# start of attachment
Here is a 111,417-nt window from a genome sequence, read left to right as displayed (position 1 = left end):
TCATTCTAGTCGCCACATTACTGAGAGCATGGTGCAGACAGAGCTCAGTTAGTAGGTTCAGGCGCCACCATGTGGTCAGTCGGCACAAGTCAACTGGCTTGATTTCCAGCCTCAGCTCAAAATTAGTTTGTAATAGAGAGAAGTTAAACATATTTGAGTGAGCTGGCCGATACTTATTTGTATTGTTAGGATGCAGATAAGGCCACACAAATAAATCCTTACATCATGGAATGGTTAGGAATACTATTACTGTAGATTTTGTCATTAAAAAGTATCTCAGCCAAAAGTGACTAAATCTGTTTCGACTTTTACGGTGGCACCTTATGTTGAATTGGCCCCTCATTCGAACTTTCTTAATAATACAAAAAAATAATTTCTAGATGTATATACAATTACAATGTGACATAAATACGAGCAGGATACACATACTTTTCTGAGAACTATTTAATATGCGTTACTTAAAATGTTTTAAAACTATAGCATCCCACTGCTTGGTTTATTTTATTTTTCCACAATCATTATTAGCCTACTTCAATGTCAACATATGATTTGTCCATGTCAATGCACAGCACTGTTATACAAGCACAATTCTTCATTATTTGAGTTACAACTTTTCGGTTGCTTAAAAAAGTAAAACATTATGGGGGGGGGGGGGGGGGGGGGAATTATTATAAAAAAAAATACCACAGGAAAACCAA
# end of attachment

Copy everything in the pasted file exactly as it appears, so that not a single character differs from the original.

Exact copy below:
Here is a 111,417-nt window from a genome sequence, read left to right as displayed (position 1 = left end):
TCATTCTAGTCGCCACATTACTGAGAGCATGGTGCAGACAGAGCTCAGTTAGTAGGTTCAGGCGCCACCATGTGGTCAGTCGGCACAAGTCAACTGGCTTGATTTCCAGCCTCAGCTCAAAATTAGTTTGTAATAGAGAGAAGTTAAACATATTTGAGTGAGCTGGCCGATACTTATTTGTATTGTTAGGATGCAGATAAGGCCACACAAATAAATCCTTACATCATGGAATGGTTAGGAATACTATTACTGTAGATTTTGTCATTAAAAAGTATCTCAGCCAAAAGTGACTAAATCTGTTTCGACTTTTACGGTGGCACCTTATGTTGAATTGGCCCCTCATTCGAACTTTCTTAATAATACAAAAAAATAATTTCTAGATGTATATACAATTACAATGTGACATAAATACGAGCAGGATACACATACTTTTCTGAGAACTATTTAATATGCGTTACTTAAAATGTTTTAAAACTATAGCATCCCACTGCTTGGTTTATTTTATTTTTCCACAATCATTATTAGCCTACTTCAATGTCAACATATGATTTGTCCATGTCAATGCACAGCACTGTTATACAAGCACAATTCTTCATTATTTGAGTTACAACTTTTCGGTTGCTTAAAAAAGTAAAACATTATGGGGGGGGGGGGGGGGGGGGGAATTATTATAAAAAAAAATACCACAGGAAAACCAA